They were thirty miles out of Santa Monica when Sam's cell rang. He flipped it open, still reading the grimoire in his lap, and glanced at the display. Blocked. "Hunh." He glanced at Dean in the driver's seat. "We expecting any calls from any paranoid people?"
"Maybe one of Bobby's contacts about another job?" Dean shrugged, hands tapping along to AC/DC on the wheel. "So answer it already, genius."
Sam rolled his eyes. "Hello? Sam Winchester."
Static, then a woman's voice. English accent; young. Intense. "Sam? Listen to me. You need two things to save Dean from the bargain he made in May."
Sam stiffened, fingers clutching around the phone as if he could reach in and grab the caller. "Who is this?"
"There's a book, in Cambridge, Massachusetts. The Harvard Square Library. Clavis Salomonis, in the Greek translation. Say it."
"Clavis Salomonis. That's one of the oldest books of demon-summoning, how the hell did you-"
"Your blood. That's part of the key. I wish I could tell you more, but-" Another breath taken, like someone poised to dive, and Sam was about to interrupt again when she abruptly said, "Got to go. Sorry. Good luck. And thanks, Sam. I hope it works."
She hung up, and Sam stared at the phone, stunned speechless.
Martha climbed the dunes, wind whipping tiny particles of sand into her face, feeling as if she couldn't walk another step. Ten miles yesterday. Fifteen today. And still far, so far away from the coast. She misjudged a step, and tripped over the only scrub brush for miles, tumbling downward, ass over teakettle, to land at the bottom of the slope. Too tired to sit up, she stared at the lowering sun, tears stinging her eyes. Almost six months of wandering with so many months ahead, and she'd give anything to just rest. To not have to think about the next step, and the one after that, and the one after that.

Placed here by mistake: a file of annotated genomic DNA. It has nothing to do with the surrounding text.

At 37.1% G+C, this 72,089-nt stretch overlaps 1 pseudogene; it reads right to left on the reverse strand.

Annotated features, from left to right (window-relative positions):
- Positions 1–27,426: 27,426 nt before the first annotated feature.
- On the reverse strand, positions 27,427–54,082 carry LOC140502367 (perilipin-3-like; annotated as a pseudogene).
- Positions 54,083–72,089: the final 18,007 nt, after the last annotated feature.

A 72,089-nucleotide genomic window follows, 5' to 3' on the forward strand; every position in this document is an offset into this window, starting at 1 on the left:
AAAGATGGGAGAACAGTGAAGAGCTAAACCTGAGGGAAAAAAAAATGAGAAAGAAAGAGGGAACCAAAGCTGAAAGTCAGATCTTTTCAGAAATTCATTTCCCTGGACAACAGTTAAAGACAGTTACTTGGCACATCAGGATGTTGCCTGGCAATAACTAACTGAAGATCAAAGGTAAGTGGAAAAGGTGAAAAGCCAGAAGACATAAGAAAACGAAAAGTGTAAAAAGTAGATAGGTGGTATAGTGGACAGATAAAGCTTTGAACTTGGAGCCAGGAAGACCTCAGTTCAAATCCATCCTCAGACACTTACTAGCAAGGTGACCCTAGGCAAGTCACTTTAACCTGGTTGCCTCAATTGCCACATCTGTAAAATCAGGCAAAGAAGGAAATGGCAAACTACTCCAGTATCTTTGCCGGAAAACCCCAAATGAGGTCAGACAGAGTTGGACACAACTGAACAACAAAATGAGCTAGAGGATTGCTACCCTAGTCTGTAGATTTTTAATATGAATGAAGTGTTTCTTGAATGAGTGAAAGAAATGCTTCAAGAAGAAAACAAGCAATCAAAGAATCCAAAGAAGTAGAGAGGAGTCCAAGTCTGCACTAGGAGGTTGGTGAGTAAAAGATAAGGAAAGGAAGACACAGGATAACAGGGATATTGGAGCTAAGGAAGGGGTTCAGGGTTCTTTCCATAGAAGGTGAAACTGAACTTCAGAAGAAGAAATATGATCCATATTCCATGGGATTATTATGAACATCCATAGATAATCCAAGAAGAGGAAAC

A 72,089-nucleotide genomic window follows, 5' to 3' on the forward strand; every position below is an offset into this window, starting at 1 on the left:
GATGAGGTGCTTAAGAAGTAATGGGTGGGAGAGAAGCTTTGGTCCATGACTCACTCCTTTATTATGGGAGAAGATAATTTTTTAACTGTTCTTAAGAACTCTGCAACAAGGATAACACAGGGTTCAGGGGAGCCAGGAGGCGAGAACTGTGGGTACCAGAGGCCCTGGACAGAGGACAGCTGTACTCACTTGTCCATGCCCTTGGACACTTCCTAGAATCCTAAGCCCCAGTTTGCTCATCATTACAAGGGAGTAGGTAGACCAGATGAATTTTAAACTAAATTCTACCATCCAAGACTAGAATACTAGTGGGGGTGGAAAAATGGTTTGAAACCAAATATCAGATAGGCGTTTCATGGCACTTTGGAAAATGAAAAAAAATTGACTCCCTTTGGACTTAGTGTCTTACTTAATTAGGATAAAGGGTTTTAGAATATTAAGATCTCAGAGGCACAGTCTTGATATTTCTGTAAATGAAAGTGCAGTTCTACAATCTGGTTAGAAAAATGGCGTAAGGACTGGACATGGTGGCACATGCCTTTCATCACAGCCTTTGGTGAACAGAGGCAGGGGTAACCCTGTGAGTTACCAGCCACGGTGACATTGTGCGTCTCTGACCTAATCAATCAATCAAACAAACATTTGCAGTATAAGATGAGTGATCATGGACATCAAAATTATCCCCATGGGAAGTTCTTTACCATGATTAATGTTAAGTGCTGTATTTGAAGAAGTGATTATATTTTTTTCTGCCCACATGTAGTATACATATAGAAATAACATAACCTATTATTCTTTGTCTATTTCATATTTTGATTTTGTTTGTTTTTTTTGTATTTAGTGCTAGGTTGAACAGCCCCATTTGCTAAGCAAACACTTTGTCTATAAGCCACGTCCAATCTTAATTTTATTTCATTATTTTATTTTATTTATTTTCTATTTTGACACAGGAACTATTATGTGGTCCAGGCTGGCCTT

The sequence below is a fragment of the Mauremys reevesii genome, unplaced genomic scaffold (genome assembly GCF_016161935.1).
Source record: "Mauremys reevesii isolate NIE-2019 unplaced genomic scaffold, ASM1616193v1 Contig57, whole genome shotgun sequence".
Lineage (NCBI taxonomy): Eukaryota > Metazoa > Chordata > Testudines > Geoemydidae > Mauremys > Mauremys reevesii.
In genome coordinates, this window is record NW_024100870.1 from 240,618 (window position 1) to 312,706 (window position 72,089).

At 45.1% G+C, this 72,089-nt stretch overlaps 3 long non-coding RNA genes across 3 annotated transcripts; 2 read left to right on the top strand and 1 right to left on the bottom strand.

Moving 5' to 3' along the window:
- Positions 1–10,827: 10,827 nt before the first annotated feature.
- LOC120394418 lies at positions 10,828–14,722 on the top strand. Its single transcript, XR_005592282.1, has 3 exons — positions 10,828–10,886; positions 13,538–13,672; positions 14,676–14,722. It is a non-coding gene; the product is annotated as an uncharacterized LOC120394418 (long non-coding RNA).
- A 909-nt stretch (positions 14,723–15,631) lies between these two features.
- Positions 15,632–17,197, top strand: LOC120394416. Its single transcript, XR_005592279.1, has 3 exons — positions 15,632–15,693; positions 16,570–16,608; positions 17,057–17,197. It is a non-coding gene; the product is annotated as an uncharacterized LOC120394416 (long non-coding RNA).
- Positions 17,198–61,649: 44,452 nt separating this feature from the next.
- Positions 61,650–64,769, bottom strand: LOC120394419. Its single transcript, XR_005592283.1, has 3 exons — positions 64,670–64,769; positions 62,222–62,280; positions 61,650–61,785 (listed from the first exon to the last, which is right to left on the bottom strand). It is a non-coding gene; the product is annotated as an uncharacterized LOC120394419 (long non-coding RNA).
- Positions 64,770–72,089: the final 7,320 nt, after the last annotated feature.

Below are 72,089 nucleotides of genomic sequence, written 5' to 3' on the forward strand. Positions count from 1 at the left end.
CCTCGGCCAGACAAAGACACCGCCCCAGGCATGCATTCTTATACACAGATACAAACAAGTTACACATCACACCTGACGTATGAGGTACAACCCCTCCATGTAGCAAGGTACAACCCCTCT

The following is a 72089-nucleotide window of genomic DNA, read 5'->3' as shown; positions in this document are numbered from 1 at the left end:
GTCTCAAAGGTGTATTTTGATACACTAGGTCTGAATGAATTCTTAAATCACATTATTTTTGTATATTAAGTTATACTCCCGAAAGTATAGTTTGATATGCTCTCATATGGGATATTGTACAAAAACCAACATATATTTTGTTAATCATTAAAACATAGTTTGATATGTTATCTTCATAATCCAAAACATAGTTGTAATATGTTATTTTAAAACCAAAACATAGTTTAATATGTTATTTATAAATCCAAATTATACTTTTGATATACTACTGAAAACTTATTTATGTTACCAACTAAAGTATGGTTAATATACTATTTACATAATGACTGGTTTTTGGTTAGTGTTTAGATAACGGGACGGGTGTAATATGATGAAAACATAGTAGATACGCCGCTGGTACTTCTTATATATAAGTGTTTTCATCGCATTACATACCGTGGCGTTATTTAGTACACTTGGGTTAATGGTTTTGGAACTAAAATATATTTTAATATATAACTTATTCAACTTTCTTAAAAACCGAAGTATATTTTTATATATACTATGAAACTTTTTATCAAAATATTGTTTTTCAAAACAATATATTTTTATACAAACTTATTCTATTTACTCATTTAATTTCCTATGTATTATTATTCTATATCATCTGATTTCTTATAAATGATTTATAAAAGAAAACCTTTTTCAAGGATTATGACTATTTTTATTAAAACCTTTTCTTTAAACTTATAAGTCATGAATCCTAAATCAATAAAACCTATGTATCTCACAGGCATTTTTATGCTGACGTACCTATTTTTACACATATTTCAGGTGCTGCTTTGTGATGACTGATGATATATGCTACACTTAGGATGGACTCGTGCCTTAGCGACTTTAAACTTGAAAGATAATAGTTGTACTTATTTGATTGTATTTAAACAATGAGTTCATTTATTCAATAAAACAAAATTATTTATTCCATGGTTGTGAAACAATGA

She got up finally, and started walking again, following the compass in her hand, and the dirt track toward the clouds on the horizon. Her contact had to be here somewhere.
"Think that's her?"
Dean gave Sam a dubious glance. "Dude, there can't be two girls wandering out in the middle of this stretch of desert on their own. Not being missed by the flying freaks, anyway."
"There could be." Sam studied the woman through his binoculars, and muttered, "Anything's possible."
"Yeah, but not likely. Bobby? We got confirmation on the Tick-tock location?" Dean said into his walkie-talkie.
"They're pacing the perimeter of the camp," Bobby said after a moment's check. "You got a clear window of twenty-some minutes, boys. Make it count."